Tata Capital is also getting ready to float a few sector-specific funds for its private equity (PE) venture between April and the next 18-24 months. “We are in discussion with a few overseas and domestic investors. They are interested. The market is tough but we will raise funds,” Kadle said.
Meanwhile, using its own balance sheet, the company has already invested about $50 million (Rs244.5 crore) in three firms in air cargo, automobile components and technology ventures but Kadle would not name any of them.
A falling stock market and shrinking valuation has hit the PE space hard even though in terms of deals, there was not much of a difference in the first nine months of 2008.
According to Venture Intelligence, a research service focused on PE and venture capital, PE investments were spread across 330 deals worth $9.7 billion in the January-September period, against $9.5 billion invested across 296 deals in the year-ago period. However, deal activity which slowed in the third quarter, sharply fell in the last quarter ended December, and analysts do not see any reversal of the scene anytime soon. The Sensex, India’s most tracked stock index, lost more than 50% last year.
Kadle, who was a member on the board of Tata Motors Ltd and handled the finance portfolio for the country’s largest automobile company till he was inducted into Tata Capital in September 2007, sees opportunity in both corporate and retail finance and is not afraid of piling bad assets as he is confident of using the “Tata eco-system”. “About 70% of Rs4,000 crore loans given to small and medium enterprises and infrastructure projects are known to Tata group companies,” he said.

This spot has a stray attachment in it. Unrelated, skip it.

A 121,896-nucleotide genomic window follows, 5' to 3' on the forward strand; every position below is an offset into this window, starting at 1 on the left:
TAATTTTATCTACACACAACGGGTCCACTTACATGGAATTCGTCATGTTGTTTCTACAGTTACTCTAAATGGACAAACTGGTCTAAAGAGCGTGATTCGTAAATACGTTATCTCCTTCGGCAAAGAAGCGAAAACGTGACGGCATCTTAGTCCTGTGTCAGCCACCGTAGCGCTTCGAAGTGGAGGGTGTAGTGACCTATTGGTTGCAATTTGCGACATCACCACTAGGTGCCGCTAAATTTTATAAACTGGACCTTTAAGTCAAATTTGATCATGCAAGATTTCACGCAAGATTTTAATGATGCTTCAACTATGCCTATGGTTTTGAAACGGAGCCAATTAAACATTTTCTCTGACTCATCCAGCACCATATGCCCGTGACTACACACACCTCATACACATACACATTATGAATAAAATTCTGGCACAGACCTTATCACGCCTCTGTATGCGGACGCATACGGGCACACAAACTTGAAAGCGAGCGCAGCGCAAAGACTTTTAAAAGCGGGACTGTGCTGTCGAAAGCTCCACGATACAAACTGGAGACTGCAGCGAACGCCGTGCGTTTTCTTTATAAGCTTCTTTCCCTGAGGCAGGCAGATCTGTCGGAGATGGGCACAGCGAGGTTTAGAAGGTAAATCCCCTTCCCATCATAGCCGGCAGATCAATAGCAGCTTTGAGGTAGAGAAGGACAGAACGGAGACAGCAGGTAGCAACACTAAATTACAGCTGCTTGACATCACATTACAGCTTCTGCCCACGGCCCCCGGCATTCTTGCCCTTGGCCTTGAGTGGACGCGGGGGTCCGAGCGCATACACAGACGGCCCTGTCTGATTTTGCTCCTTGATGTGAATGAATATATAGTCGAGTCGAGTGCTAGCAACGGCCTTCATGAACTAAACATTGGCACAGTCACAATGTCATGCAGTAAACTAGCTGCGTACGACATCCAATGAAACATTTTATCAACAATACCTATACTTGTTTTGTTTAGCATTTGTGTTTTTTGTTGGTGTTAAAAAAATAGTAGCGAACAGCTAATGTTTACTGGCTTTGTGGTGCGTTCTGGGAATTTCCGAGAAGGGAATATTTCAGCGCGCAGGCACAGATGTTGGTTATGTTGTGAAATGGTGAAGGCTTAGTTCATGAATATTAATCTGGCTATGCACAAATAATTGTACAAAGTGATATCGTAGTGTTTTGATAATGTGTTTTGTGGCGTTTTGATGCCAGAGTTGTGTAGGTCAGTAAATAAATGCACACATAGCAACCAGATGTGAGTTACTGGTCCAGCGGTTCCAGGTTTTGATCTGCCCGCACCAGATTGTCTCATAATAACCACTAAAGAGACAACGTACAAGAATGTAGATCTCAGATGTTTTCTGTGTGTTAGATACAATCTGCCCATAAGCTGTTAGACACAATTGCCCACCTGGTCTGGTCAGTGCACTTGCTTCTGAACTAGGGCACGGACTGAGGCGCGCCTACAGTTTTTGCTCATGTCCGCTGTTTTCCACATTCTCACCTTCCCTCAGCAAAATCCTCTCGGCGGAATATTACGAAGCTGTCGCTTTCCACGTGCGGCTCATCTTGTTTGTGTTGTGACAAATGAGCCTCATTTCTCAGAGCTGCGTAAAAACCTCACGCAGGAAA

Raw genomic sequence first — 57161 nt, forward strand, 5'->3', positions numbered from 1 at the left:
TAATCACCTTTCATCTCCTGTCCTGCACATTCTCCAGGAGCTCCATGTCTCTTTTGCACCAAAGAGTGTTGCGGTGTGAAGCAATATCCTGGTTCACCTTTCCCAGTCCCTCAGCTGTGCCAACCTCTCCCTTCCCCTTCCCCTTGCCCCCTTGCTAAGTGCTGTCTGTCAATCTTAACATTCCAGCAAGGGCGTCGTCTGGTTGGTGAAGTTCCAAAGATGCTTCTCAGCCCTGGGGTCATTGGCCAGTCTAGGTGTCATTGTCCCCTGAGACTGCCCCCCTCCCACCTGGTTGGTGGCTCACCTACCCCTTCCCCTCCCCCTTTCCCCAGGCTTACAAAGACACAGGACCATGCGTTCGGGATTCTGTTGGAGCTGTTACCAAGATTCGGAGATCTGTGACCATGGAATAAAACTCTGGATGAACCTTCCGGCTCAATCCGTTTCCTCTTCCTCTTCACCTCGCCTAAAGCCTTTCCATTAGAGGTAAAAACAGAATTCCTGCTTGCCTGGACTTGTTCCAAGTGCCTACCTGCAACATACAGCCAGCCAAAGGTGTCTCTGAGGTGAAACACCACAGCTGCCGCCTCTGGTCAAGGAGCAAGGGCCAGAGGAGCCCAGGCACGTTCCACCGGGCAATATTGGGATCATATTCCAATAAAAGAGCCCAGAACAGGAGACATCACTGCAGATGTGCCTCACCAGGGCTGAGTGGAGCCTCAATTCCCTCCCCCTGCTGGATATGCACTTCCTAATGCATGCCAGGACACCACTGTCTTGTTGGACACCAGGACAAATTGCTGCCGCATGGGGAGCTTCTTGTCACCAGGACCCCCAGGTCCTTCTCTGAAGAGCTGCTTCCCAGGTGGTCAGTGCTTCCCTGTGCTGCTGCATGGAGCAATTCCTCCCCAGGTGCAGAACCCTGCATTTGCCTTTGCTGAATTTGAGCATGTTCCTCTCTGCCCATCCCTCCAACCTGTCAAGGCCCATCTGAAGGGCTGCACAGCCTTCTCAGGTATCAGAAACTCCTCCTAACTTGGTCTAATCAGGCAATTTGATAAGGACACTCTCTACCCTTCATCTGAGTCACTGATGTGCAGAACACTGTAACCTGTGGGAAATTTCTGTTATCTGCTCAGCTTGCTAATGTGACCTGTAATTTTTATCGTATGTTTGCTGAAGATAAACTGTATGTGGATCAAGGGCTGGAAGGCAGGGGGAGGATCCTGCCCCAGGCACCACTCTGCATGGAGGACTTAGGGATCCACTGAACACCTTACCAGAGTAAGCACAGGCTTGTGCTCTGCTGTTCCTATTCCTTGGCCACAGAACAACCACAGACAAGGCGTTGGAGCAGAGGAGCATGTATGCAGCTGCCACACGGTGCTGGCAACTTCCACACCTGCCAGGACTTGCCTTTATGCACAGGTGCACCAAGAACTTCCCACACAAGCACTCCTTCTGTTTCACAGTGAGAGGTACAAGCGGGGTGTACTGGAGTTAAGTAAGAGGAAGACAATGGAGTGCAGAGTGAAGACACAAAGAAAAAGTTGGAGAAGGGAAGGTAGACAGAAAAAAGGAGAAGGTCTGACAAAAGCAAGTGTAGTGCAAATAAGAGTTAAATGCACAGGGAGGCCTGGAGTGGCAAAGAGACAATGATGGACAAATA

He wants to use thousands of outlets of Tata Motors, Tata Chemicals Ltd, Rallis India Ltd and other Tata group firms to distribute the loans.
A pilot project in south India has already started and once this is successful, Kadle wants to use about 8,000 Tata outlets across the country for the purpose. Currently, Tata Capital has only 35 branches in India.
Meanwhile, Tata Sons has sought the Reserve Bank of India’s approval for shifting its credit card business, launched in association with GE Money and State Bank of India, to Tata Capital. Once this is done, Tata Capital will strengthen its presence in the retail segment. It is into auto finance and personal loans and plans to float a subsidiary exclusively for mortgages.
According to Kadle, banks may have cheaper resources and enjoy a 100-200 basis points cost advantage over NBFCs, but Tata Finance can make up some of the disadvantages with its better reach, focused approach and the Tata brand name. One basis point is one-hundredth of a percentage points.
The company has also invested in a stressed assets firm, International Asset Reconstruction Co. Ltd, promoted by HDFC Bank Ltd and City Union Bank Ltd. It will have a 20% stake in the distressed assets firm where HDFC Bank holds a 30% stake.
Kadle made it clear that “as of now” there is no plan to convert Tata Finance into an umbrella firm for the group’s other financial businesses such as insurance and asset management but if the regulator permits, the Tatas will not feel shy of converting the NBFC into a bank. Current norms do not allow Indian companies to float a commercial bank.